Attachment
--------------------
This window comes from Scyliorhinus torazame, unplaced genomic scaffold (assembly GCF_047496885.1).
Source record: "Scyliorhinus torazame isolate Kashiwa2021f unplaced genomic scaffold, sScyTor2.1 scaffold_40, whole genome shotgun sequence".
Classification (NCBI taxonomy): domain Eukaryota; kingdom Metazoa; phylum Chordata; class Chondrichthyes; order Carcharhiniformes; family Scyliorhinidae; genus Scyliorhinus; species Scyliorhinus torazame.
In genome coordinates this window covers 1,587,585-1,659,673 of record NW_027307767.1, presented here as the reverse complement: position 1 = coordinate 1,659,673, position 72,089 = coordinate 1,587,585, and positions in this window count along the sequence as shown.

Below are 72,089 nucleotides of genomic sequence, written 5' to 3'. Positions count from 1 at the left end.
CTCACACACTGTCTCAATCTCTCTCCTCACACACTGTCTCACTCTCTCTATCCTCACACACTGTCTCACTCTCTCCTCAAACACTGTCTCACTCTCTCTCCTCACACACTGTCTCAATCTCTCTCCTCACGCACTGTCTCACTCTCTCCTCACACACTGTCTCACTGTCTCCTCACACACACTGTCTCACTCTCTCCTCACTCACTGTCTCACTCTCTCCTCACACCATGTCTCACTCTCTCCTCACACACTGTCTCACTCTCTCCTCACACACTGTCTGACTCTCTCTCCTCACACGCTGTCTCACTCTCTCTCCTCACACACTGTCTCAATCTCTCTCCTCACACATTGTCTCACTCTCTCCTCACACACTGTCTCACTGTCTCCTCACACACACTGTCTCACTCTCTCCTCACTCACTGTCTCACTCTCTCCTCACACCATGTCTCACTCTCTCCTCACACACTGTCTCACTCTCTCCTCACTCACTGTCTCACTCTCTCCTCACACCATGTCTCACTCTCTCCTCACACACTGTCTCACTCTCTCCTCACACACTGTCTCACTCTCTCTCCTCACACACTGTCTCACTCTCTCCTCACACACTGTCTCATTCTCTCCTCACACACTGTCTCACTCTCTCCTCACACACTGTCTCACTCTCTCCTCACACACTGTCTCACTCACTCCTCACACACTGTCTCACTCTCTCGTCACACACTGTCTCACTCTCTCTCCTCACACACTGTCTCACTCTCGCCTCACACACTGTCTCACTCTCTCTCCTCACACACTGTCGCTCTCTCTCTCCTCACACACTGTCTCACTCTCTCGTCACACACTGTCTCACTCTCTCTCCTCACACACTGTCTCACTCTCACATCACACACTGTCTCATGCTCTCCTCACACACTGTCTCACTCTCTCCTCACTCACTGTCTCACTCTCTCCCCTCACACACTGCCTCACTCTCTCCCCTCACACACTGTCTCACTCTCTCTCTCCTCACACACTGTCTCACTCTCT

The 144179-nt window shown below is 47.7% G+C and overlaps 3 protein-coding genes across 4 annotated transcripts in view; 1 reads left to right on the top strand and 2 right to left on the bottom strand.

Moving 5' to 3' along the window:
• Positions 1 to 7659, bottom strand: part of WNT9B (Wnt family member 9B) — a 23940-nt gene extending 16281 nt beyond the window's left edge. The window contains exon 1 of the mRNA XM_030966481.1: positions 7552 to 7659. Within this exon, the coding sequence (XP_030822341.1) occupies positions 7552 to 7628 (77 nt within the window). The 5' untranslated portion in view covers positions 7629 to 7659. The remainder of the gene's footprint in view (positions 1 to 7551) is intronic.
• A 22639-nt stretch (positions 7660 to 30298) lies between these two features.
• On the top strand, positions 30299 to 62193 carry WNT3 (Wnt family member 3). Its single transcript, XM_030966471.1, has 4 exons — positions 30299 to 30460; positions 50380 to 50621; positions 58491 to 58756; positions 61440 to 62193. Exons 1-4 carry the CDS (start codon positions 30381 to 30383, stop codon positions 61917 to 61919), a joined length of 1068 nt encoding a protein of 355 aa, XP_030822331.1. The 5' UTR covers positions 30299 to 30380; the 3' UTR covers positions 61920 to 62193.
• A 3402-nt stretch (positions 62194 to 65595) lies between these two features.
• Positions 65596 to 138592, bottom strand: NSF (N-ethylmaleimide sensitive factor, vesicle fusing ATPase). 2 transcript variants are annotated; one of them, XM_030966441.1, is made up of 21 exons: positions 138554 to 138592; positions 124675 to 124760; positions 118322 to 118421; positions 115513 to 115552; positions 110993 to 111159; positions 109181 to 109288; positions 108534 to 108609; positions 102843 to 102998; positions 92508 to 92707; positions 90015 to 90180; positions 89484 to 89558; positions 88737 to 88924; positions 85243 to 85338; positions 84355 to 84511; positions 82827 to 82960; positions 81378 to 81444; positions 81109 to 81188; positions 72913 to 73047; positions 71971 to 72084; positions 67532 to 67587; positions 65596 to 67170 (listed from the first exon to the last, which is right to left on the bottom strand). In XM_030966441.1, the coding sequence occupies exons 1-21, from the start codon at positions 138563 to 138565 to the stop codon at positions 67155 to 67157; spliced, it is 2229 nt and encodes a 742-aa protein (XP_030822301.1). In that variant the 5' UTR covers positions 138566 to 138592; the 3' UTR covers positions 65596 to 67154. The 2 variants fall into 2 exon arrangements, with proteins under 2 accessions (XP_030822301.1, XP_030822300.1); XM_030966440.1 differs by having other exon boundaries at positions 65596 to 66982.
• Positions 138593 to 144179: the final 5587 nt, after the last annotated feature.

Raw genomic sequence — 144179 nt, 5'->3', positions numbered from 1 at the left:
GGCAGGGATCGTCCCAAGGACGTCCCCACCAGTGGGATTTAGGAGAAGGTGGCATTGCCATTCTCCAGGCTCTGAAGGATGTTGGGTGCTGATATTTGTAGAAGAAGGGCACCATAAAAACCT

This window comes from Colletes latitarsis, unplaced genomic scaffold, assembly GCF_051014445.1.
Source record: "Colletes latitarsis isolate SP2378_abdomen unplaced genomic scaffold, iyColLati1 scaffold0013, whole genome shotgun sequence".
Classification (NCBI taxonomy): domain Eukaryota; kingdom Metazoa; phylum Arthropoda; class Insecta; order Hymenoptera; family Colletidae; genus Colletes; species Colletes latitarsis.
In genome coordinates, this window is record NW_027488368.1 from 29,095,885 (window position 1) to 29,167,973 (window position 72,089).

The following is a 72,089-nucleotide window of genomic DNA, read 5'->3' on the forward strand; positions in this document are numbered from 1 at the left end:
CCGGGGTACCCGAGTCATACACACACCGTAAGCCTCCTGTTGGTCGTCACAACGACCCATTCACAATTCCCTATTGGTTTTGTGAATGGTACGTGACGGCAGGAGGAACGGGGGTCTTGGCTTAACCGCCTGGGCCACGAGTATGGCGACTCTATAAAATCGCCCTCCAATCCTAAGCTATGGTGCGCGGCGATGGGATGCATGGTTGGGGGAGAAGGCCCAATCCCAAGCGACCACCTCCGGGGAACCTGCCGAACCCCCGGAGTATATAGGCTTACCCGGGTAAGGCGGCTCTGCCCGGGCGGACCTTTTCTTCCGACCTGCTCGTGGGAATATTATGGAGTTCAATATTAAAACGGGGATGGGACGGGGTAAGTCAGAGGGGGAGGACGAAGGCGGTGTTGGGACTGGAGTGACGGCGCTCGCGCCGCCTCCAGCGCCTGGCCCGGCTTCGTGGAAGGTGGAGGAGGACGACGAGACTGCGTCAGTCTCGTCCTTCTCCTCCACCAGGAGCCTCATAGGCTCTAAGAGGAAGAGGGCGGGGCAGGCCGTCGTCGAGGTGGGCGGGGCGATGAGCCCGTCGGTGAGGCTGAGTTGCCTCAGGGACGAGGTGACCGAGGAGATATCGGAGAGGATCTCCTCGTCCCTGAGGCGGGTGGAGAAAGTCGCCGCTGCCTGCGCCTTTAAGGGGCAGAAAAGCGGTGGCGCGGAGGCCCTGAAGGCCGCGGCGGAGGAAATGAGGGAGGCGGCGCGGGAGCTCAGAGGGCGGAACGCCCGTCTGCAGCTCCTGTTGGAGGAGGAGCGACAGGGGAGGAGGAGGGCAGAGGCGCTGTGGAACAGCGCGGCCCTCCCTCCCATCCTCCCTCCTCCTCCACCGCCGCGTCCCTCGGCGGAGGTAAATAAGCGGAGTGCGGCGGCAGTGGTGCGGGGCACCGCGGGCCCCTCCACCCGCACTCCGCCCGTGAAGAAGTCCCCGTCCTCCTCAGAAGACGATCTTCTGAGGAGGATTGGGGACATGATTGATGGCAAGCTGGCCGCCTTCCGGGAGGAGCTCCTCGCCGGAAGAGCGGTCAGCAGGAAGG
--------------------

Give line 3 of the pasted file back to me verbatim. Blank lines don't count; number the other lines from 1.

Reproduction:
Classification (NCBI taxonomy): domain Eukaryota; kingdom Metazoa; phylum Chordata; class Chondrichthyes; order Carcharhiniformes; family Scyliorhinidae; genus Scyliorhinus; species Scyliorhinus torazame.